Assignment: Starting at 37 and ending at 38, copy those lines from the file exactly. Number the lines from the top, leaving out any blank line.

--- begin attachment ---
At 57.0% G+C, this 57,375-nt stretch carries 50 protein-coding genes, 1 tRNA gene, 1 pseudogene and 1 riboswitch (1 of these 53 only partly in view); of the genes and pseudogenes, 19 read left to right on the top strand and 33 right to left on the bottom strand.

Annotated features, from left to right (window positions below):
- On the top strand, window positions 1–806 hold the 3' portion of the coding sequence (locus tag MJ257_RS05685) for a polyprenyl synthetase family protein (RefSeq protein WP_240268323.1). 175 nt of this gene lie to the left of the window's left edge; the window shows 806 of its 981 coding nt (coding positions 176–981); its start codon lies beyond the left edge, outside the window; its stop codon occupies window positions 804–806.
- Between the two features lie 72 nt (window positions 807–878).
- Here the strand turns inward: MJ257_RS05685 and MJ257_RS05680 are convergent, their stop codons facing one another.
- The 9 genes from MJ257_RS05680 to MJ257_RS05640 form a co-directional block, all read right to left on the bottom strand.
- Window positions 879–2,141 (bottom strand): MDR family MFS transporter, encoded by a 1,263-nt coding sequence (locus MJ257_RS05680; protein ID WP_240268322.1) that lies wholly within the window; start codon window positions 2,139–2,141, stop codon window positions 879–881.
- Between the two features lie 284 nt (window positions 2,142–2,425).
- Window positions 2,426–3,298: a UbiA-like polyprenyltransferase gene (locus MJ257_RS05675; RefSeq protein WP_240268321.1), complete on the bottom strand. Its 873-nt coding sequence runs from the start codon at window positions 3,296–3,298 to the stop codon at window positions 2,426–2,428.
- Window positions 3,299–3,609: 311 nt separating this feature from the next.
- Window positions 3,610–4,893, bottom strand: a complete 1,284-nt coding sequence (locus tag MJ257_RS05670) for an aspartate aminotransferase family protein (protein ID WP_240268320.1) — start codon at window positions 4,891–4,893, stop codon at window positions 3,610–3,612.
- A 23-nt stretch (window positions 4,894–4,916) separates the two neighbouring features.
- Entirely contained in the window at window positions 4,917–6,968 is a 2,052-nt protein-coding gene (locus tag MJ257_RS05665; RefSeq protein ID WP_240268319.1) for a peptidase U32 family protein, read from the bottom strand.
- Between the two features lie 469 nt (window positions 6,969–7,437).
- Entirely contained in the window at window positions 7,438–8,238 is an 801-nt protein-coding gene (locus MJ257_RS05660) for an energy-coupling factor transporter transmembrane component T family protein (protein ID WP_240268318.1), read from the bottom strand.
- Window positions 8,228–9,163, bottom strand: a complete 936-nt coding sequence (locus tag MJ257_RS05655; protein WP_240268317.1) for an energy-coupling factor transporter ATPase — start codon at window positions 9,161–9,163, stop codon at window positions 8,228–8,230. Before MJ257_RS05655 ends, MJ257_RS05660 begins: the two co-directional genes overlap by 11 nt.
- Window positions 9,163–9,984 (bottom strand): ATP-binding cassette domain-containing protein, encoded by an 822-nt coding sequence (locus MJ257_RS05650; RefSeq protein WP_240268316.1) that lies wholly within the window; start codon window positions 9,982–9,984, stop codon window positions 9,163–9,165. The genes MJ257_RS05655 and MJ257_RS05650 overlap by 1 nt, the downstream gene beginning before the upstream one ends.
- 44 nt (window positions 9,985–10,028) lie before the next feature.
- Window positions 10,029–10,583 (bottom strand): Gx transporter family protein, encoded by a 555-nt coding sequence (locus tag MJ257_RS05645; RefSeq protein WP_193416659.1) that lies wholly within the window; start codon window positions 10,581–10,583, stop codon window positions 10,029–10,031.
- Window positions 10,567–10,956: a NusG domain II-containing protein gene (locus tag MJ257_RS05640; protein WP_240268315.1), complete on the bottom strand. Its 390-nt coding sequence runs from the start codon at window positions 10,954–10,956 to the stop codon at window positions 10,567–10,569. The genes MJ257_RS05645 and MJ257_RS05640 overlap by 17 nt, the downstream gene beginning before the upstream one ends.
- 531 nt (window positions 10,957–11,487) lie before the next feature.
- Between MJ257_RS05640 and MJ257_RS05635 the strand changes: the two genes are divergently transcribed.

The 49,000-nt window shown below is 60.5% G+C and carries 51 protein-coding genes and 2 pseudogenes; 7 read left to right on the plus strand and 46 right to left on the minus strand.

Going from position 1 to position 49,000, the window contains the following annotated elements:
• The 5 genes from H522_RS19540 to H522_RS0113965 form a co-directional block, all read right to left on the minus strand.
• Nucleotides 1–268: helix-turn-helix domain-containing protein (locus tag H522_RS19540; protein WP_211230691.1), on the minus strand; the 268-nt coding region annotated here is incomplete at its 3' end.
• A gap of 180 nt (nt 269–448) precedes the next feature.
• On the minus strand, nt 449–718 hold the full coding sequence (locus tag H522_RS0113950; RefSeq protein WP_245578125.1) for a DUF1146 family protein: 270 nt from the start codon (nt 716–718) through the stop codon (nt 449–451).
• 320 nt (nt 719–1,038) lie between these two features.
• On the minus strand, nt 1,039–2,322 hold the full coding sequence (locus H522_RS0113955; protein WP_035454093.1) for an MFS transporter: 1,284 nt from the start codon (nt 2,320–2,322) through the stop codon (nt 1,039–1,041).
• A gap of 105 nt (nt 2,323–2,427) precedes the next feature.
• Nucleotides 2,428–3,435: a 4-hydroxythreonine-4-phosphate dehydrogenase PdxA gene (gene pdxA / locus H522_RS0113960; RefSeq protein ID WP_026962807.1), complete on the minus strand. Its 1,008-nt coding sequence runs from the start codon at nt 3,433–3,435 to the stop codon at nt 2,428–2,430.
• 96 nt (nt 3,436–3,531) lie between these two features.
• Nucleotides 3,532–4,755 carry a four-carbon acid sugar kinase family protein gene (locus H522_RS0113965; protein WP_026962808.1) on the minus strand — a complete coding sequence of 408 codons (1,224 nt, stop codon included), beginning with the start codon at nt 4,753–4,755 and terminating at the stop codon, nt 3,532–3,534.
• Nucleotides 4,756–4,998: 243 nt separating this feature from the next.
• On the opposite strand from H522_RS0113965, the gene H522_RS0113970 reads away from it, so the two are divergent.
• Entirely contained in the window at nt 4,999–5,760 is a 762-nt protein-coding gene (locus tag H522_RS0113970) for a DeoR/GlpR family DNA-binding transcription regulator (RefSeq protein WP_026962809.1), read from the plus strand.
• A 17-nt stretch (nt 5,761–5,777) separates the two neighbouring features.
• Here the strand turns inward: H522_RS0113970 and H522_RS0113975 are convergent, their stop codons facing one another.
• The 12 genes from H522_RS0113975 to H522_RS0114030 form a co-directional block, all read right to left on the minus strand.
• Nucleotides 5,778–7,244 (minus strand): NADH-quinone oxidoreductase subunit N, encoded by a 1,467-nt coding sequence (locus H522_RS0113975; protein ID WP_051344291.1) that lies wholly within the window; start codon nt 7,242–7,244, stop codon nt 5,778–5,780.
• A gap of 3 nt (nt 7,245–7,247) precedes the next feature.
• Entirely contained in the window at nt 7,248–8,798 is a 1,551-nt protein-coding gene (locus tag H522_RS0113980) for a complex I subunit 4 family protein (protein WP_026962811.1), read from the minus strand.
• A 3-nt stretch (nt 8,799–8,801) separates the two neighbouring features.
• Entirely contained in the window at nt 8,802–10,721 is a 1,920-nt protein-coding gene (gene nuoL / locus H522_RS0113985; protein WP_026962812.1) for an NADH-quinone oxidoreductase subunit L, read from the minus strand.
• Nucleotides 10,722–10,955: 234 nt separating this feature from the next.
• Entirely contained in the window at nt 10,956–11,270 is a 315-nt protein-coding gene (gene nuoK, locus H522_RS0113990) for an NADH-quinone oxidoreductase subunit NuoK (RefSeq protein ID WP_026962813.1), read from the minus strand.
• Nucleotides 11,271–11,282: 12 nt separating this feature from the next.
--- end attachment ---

• Entirely contained in the window at nt 4,999–5,760 is a 762-nt protein-coding gene (locus tag H522_RS0113970) for a DeoR/GlpR family DNA-binding transcription regulator (RefSeq protein WP_026962809.1), read from the plus strand.
• A 17-nt stretch (nt 5,761–5,777) separates the two neighbouring features.